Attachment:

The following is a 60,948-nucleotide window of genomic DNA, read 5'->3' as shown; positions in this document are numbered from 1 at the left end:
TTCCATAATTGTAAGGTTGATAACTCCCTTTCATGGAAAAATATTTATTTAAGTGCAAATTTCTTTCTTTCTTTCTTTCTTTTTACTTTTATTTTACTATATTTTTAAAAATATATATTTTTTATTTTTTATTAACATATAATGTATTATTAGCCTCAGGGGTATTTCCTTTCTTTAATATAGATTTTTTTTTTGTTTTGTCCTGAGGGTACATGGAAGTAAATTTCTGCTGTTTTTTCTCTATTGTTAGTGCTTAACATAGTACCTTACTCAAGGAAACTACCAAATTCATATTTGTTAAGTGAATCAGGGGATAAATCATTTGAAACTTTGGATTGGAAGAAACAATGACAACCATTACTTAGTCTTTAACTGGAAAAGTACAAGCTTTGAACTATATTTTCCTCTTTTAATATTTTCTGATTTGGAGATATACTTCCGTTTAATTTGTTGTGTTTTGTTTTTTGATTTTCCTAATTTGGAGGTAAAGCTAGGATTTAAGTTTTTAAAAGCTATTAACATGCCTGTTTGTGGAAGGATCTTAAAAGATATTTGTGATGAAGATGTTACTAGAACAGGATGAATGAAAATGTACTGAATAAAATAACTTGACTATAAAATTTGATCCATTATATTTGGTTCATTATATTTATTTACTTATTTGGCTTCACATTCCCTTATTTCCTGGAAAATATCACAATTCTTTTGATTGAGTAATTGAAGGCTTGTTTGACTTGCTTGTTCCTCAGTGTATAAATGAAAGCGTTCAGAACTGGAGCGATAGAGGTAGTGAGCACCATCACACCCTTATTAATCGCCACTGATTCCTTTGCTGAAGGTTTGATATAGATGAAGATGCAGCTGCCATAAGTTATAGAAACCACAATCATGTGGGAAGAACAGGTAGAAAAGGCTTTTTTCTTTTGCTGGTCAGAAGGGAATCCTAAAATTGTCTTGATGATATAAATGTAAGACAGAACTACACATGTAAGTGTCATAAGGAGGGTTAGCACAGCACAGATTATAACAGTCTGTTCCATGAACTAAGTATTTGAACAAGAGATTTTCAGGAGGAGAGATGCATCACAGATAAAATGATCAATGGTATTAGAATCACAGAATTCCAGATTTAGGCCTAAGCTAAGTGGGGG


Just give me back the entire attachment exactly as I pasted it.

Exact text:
The following is a 60,948-nucleotide window of genomic DNA, read 5'->3' as shown; positions in this document are numbered from 1 at the left end:
TTCCATAATTGTAAGGTTGATAACTCCCTTTCATGGAAAAATATTTATTTAAGTGCAAATTTCTTTCTTTCTTTCTTTCTTTTTACTTTTATTTTACTATATTTTTAAAAATATATATTTTTTATTTTTTATTAACATATAATGTATTATTAGCCTCAGGGGTATTTCCTTTCTTTAATATAGATTTTTTTTTTGTTTTGTCCTGAGGGTACATGGAAGTAAATTTCTGCTGTTTTTTCTCTATTGTTAGTGCTTAACATAGTACCTTACTCAAGGAAACTACCAAATTCATATTTGTTAAGTGAATCAGGGGATAAATCATTTGAAACTTTGGATTGGAAGAAACAATGACAACCATTACTTAGTCTTTAACTGGAAAAGTACAAGCTTTGAACTATATTTTCCTCTTTTAATATTTTCTGATTTGGAGATATACTTCCGTTTAATTTGTTGTGTTTTGTTTTTTGATTTTCCTAATTTGGAGGTAAAGCTAGGATTTAAGTTTTTAAAAGCTATTAACATGCCTGTTTGTGGAAGGATCTTAAAAGATATTTGTGATGAAGATGTTACTAGAACAGGATGAATGAAAATGTACTGAATAAAATAACTTGACTATAAAATTTGATCCATTATATTTGGTTCATTATATTTATTTACTTATTTGGCTTCACATTCCCTTATTTCCTGGAAAATATCACAATTCTTTTGATTGAGTAATTGAAGGCTTGTTTGACTTGCTTGTTCCTCAGTGTATAAATGAAAGCGTTCAGAACTGGAGCGATAGAGGTAGTGAGCACCATCACACCCTTATTAATCGCCACTGATTCCTTTGCTGAAGGTTTGATATAGATGAAGATGCAGCTGCCATAAGTTATAGAAACCACAATCATGTGGGAAGAACAGGTAGAAAAGGCTTTTTTCTTTTGCTGGTCAGAAGGGAATCCTAAAATTGTCTTGATGATATAAATGTAAGACAGAACTACACATGTAAGTGTCATAAGGAGGGTTAGCACAGCACAGATTATAACAGTCTGTTCCATGAACTAAGTATTTGAACAAGAGATTTTCAGGAGGAGAGATGCATCACAGATAAAATGATCAATGGTATTAGAATCACAGAATTCCAGATTTAGGCCTAAGCTAAGTGGGGG